The Corner

“Single Women Are the New Swing Voters”

That’s what Hanna Rosin argues. She also says that the HHS-mandate fight is making them swing toward the Democrats, and it’s a big problem. Actually, though, single women taken collectively aren’t a swing vote. They’re a reliable part of the Democratic base. They preferred Kerry to Bush by 25 points, for example. Bizarrely, Rosin treats the more even preferences of married women as an argument for the greater swinginess of single women.

Rosin’s evidence that the mandate fight is hurting Republicans, meanwhile, consists of a downdraft in Romney’s polls among single women between November and February, a period during which there was also good economic news and a bitter primary fight.

And then there’s this.

What Republican candidates are really missing about their base is what Democratic pollster Celinda Lake, who first started tracking single women in the mid-1990s, has called the “symbols and images of politics.” Instead of acknowledging the prevalence of divorce and single-parent homes in some way, the GOP’s candidates continue to project photos and postcards of perfect Republican families, each husband matched to a beaming wife and two children—in short, the Romneys at Christmas. If you’re a single mom in Alabama struggling to work and take care of a kid alone, it can be grating to have to take in three generations of Romney perfection.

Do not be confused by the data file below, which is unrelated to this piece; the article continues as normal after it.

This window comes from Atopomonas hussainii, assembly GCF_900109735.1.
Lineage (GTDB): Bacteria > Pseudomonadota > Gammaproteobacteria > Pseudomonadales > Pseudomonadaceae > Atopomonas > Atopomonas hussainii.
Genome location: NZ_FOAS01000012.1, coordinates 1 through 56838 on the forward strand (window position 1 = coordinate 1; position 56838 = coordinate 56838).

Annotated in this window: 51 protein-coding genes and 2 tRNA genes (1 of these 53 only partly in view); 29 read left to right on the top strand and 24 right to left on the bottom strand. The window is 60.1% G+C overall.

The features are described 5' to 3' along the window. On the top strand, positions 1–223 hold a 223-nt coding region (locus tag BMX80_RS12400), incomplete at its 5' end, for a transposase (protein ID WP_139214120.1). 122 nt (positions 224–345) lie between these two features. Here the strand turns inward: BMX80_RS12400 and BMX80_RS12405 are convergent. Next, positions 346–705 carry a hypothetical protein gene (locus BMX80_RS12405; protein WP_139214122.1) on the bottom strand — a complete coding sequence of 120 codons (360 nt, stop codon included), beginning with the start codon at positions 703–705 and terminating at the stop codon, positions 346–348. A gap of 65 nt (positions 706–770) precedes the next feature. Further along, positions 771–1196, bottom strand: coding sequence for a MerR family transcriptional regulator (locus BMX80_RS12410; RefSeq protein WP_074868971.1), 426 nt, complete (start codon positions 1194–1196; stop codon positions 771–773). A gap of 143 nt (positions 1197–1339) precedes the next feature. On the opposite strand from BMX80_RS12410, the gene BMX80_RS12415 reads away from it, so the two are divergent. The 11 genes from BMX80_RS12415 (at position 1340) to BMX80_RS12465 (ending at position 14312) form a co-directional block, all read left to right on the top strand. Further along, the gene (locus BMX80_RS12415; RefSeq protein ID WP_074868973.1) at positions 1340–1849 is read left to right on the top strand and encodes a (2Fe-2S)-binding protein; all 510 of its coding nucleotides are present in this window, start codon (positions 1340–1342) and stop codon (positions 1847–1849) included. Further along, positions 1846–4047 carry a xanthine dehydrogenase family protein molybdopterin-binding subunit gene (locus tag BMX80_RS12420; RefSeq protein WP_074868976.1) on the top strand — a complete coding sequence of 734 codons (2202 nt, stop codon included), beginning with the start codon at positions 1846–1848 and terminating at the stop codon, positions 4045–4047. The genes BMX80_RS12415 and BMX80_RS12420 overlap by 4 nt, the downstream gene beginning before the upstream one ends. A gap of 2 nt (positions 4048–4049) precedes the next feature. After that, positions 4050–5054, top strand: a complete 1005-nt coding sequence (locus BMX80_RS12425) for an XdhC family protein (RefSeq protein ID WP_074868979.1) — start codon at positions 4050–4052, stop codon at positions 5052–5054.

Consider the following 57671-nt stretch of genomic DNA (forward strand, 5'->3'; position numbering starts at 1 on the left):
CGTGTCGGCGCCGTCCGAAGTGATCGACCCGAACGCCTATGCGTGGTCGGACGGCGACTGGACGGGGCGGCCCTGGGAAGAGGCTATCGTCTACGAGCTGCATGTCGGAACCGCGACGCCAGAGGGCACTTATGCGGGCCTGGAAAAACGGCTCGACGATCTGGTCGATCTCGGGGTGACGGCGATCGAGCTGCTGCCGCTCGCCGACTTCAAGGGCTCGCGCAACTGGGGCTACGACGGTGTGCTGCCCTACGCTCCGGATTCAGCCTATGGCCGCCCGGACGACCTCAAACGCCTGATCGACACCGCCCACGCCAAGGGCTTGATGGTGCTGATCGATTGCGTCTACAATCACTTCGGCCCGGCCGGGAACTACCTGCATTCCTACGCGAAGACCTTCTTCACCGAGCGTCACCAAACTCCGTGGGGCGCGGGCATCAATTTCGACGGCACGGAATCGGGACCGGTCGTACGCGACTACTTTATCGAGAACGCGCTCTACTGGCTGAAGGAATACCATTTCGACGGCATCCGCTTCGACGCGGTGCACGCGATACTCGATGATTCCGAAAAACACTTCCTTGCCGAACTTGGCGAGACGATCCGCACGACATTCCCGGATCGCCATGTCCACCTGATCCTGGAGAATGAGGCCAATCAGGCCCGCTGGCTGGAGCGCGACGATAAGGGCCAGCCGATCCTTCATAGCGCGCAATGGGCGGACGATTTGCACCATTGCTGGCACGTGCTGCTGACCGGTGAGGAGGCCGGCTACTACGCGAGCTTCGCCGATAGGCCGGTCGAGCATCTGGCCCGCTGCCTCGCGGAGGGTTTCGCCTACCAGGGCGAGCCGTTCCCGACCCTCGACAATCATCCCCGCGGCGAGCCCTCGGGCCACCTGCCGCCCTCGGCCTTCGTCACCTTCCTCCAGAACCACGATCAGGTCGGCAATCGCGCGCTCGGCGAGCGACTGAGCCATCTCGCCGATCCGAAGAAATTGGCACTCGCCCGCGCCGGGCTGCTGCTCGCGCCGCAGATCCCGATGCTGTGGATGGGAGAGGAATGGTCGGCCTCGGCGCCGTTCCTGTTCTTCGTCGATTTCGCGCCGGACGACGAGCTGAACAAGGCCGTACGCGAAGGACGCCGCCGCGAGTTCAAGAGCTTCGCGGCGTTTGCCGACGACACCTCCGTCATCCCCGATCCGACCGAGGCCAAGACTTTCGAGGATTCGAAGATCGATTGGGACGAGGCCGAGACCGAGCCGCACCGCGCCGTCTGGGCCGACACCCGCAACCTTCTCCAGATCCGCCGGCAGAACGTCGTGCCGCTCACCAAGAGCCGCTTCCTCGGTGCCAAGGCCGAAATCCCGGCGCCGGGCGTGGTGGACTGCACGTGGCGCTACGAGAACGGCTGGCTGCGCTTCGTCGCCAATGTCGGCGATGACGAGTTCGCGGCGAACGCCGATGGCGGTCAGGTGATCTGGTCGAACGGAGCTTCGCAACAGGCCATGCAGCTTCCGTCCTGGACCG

I’m pretty sure that single women aren’t going to vote for Obama because Romney’s family seems too wholesome. But maybe I have a higher opinion of single women than Rosin does.

Ramesh Ponnuru is a senior editor for National Review, a columnist for Bloomberg Opinion, a visiting fellow at the American Enterprise Institute, and a senior fellow at the National Review Institute.


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